I’ll be changing up my approach towards picking a game every month. Instead of selecting a Wii U and a 3DS title each month, I’ll be dialling it back to only one game at a time.
Whilst it will probably mostly be Nintendo titles, I’m content to branch out and look at games on other platforms.
Whilst I would prefer to concentrate on newer releases, there may be times that I’ll feature older games. It pretty much depends on what is being released in a given month.
As such, the first platform that gets my pick of game of the month in 2017 is the Nintendo 3DS. The game I’m highlighting is the eighth entry in its series, and was originally released for the PlayStation 2.
Dragon Quest VIII: Journey of the Cursed King focuses on a hero setting out on an adventure to lift a curse from kingdom of Trodain, its king and its princess. Of course, being a Dragon Quest game, this means recruiting allies, delving into dungeon depths and fighting monsters.
Dragon Quest VIII for the 3DS bring with it new features and improvements. You can take photos during your quest, whether it be of your heroes or monsters. You can have your heroes pose for the photo, and you can add stickers, filters or a frame if you so desire. Photos can be shared via StreetPass.
You can recruit two brand new characters, and there are additional cut-scenes which expand plot details and character backstories throughout the game.
Much like a few of the other Dragon Quest games before it, you can see monsters roaming when you’re out in the wild. This means no random encounters – you can pick and choose your battles as you please.
Some features have been added to make things easier for those who are pressed for time; you can speed up battles, Quick Save means you don’t have to seek out a church to save your progress and you can create new items by fusing old ones with the alchemy pot.
Also, up until 29th September 2017, bonus items will be distributed via SpotPass on a weekly basis.
A jester called Dhoulmagus steals a sacred sceptre from within the walls of Castle Trodain, and uses it to unleash a curse. This causes King Trode to turn into a troll, and his daughter, Princess Medea, to turn into a horse. The castle itself becomes encased in vines.
However, a castle guard made out of the castle unharmed – that would be the Hero, the character you take control of in this story. With King Trode and Princess Medea accompanying him, the Hero sets out in order to chase down Dhoulmagus to so that the curse can be lifted. The Hero meets several new allies during his journey.
Dragon Quest VIII plays exactly like you’d expect from a Dragon Quest title – you venture from town to town, occasionally exploring dungeons and fighting plenty of monsters.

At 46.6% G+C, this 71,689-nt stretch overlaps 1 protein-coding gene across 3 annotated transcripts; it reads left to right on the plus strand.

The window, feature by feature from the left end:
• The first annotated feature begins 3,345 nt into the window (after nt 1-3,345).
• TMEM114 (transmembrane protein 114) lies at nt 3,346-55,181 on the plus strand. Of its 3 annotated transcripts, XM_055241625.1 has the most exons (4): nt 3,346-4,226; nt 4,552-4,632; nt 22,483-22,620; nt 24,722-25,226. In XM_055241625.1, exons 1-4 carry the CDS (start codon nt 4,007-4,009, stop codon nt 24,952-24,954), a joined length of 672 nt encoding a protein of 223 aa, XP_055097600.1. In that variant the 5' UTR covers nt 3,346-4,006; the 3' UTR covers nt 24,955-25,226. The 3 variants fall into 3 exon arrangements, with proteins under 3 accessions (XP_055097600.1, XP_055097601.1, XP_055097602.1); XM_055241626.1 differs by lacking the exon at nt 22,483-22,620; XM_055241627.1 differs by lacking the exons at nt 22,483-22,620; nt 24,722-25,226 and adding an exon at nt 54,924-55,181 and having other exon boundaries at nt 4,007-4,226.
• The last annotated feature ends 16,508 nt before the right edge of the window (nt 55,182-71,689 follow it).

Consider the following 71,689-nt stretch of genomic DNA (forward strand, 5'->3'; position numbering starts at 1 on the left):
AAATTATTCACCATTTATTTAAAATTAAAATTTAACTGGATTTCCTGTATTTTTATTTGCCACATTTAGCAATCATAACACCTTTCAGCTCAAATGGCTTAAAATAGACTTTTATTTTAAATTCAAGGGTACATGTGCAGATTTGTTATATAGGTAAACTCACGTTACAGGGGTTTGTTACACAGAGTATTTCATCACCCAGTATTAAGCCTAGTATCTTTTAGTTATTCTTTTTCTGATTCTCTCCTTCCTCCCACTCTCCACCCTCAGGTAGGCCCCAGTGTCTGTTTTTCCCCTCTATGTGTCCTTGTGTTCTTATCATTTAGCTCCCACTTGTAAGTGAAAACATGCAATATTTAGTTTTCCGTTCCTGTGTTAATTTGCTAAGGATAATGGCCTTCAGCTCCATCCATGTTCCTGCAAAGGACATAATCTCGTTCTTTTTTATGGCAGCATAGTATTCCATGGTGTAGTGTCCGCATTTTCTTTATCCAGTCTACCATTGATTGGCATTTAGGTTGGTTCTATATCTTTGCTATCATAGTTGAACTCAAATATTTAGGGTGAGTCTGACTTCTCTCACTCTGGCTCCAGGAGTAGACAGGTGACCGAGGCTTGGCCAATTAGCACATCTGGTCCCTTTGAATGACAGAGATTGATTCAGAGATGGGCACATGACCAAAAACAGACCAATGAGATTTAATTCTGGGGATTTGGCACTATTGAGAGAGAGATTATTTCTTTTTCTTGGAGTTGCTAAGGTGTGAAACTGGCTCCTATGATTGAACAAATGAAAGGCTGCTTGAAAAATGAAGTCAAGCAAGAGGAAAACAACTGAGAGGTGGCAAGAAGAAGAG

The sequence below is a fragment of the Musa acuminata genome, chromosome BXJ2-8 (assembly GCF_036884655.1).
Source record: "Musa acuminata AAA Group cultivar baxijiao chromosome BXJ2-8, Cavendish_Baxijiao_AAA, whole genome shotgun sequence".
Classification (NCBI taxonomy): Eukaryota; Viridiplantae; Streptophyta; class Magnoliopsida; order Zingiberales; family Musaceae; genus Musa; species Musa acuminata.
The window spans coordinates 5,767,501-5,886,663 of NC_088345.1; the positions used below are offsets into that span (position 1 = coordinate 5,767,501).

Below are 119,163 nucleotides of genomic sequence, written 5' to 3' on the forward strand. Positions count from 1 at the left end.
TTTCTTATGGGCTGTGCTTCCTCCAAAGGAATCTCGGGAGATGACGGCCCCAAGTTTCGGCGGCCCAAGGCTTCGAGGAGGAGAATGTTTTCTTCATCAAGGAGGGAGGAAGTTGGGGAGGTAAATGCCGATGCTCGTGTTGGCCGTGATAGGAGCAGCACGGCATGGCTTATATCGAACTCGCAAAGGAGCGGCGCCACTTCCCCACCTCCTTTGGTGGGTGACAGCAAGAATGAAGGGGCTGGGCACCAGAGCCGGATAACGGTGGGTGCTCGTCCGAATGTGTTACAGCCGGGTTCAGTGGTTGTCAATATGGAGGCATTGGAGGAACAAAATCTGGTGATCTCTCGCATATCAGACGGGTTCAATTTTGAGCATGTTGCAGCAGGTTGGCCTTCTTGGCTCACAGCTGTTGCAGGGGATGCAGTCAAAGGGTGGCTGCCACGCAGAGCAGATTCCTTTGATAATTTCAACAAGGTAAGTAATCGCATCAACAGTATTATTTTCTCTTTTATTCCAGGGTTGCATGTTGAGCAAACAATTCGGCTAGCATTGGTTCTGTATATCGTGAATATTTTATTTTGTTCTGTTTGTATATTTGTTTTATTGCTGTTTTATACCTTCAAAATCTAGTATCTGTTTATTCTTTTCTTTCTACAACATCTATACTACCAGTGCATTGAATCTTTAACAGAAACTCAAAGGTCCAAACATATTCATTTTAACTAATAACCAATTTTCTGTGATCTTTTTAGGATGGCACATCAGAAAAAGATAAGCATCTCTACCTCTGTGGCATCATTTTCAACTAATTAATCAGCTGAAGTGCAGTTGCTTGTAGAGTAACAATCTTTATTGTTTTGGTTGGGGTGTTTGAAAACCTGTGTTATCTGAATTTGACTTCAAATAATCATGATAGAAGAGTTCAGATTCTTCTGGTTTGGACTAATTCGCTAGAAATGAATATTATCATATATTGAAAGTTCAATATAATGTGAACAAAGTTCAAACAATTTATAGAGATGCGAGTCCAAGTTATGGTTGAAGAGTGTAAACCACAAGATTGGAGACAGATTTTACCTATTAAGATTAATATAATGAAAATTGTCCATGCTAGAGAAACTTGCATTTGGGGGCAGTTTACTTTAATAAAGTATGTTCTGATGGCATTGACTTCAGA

During the journey, you’ll find yourself helping out various people with their problems which will advance the plot.
Shops will supply items, weapon and armour, as too will treasure chests you find scattered throughout the game. Defeating monsters earns gold and experience – all rather standard RPG stuff.
Talking of monsters, some new ones have been added for this version of the game. It seems that there’s also a bonus dungeon to be discovered, too…
During your travels, you’ll also come across the Monster Arena. You’ll be able to recruit your own team of monsters and have them fight other teams in the Arena. Naturally, there are prizes on offer for those who are able to rank up.
Turn-based battles are the order of the day, as tends to be the case for the Dragon Quest series. As you level up, your characters will also earn skill points which you can put into one of several proficiencies. For example, you can use skill points to boost the Hero’s proficiency with swords. This will give you bonuses for equipping swords, and also provide abilities that can only be used whilst wielding a blade.
There’s a variety of weapons available, and as such each character has a range of proficiencies. You could choose to focus their skill points into a single proficiency, or you could spread them out across all of them. It’s up to you – focusing on a single one means gaining more powerful techniques earlier, but you may end up wielding a weapon that is inferior to what is available to you just to use those abilities.
On the flip side, spreading out the skill points means having to wait longer to gain more powerful abilities, but it does allow more versatility when it comes to equipping weapons.
For anybody looking to get into the Dragon Quest series, I can say almost right away that the eighth entry might be the best choice if you have a 3DS. I enjoyed Dragon Quest VII, but it took forever for that game to get started. Dragon Quest VIII, however, pretty much immediately starts you out on your quest, and you don’t need to go through a couple of hours of gameplay to actually encounter your first slime.
The plot of Dragon Quest VIII is more straightforward than the previous entry: in this one, you’re simply tracking down an evil jester to break a curse. No time travelling involved there – I assume. At the time of writing, I’m still in the earlier parts of the game.
In terms of RPGs, Dragon Quest certainly stands up alongside Final Fantasy as one of the classics.